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No Kiss Scenes Yet – The Significance of North Korean Literature

September 2, 2013

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This article originally appeared on pages 30-33 of the February 2013 issue of NK Vision magazine. Arranged by Robert Lauler.

Dr. Kim in his office at Kyunghee University.

Literature is often said to reflect the society in which it is created, and this is arguably as true in North Korea as anywhere else. While many might view North Korean literature as being little more than worthless propaganda – even “garbage” – this misses the point, says Kim Jong Hee (김종희), a professor of Korean literature at Kyunghee University (경희대학교). Kim believes that understanding North Korean literature can provide outsiders with a better understanding of North Korean thinking and changes in the country.

Kim is already well-known in the North Korean literature field for works such as “”Understanding North Korean Literature” (북한문학의 이해), “Literature of the Korean People” (한민족 문화권의 문학), and “Source Book of Overseas Korean Literature” (해외동포문학 전집). He recently published a 3,000 page “source book” on North Korean literature (북한문학연구자료총서), a massive four-volume work that boasts 252 poems and 31 novels from North Korea, along with 21 research papers and 26 literature reviews written by scholars. “My motivation for publishing the book was to create a comprehensive understanding of North Korean literature for future research, something that has been absent in South Korea up until now,” he says.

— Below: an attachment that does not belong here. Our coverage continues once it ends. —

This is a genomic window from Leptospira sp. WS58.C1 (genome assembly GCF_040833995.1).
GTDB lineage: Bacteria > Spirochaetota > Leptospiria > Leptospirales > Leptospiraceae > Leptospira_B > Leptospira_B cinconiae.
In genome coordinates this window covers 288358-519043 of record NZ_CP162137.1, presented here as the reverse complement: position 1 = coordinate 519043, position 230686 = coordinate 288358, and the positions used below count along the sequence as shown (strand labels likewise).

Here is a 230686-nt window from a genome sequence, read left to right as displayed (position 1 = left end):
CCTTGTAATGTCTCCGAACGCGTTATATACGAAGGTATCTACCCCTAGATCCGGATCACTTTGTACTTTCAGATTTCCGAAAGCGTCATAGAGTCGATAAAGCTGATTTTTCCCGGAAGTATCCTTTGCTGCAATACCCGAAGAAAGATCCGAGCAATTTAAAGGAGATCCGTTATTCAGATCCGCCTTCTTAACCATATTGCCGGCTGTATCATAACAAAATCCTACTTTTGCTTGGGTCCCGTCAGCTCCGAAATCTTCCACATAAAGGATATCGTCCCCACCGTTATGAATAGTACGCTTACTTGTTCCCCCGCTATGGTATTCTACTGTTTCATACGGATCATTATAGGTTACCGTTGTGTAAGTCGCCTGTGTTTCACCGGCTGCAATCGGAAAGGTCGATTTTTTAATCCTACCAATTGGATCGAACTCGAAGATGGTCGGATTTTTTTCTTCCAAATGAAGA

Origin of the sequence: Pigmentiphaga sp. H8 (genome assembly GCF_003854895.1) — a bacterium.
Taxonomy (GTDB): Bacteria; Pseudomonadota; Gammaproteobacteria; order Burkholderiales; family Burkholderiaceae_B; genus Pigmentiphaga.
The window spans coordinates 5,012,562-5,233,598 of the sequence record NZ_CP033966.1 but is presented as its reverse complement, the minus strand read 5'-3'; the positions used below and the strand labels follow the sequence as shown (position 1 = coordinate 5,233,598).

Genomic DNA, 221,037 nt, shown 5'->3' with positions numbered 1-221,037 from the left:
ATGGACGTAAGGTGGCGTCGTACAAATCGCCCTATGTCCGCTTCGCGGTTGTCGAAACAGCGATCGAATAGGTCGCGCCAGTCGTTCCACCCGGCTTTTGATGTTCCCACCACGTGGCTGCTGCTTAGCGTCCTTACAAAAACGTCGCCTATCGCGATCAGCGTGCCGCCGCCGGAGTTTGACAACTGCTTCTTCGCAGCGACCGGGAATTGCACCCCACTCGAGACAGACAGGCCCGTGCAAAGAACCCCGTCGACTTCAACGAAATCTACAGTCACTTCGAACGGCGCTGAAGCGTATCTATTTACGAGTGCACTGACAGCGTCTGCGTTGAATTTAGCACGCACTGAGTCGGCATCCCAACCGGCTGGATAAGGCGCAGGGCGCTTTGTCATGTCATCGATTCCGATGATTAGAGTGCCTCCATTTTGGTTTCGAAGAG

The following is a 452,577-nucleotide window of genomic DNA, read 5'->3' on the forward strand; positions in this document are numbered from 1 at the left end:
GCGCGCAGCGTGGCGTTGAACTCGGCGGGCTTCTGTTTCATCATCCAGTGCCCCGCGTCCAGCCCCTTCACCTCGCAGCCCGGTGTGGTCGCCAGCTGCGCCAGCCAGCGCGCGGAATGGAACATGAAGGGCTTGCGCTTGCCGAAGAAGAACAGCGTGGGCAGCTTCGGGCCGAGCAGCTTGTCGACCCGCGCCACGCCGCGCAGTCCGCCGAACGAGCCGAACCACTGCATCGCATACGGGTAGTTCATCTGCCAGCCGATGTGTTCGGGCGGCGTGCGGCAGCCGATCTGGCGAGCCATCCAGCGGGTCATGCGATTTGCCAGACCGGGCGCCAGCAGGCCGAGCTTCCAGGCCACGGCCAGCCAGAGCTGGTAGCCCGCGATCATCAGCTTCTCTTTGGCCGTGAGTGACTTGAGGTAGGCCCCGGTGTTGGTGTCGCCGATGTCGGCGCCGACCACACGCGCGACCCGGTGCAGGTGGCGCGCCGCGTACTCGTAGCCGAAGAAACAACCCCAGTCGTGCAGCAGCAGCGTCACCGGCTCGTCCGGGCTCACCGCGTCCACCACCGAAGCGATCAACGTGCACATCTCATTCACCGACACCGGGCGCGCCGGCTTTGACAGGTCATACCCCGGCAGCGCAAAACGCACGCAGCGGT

Literature: The Key to Understanding North Korea

Kim points out that in South Korea the first thing people criticize about North Korean literature is its ideological, pro-regime character. South Korean literature, Kim says, is aimed at producing something of artistic value that can be enjoyed. North Korean literature does not fit this characterization. “North Korea uses literature to spread ideology to its people and has a strong tendency to use it in ideological education, particularly the spread of Juche ideology,” Kim says. “North Korea’s literature is not aimed at artistic expression, but is rather a tool to maintain control over the people.”

Nonetheless, the heavy propaganda in North Korea literature does not totally eliminate its value, argues Kim. He says that the literature reflects the actual sentiments and thinking of North Koreans themselves. “Even if the literature has the tendency to criticize and insult America and South Korea it nevertheless reflects the current North Korea, and that has significance,” Kim points out. “Even though some may regard it as “trash” the literature reveals the truth of the lives of North Koreans.”

Kim argues that reading North Korean literature and understanding changes within its history can provide a key to understanding larger changes in North Korean society. “I think there is no better source to understand North Korea’s political and social changes than the country’s literature,” he says. Kim divides trends in North Korean literature into five periods, which are outlined below:

1945 – 1950: Period of Peaceful Democracy Construction (평화적 민주건설 시기)
1950 – 1953: Period of War for Liberation of the Fatherland (조국해방전쟁시기)
1953 – 1967: Period of Struggle for Post-War Recovery and Constructing a Basis for Socialism (전후복구건설과 사회주의 기초건설을 위한 투쟁 시기)
1967 – 1980: Period of Struggle for Spreading Juche Ideology (주체사상화를 위한 투쟁시기)
1980 – to present: Period of “Real Juche” Literature (현실주제문학시기)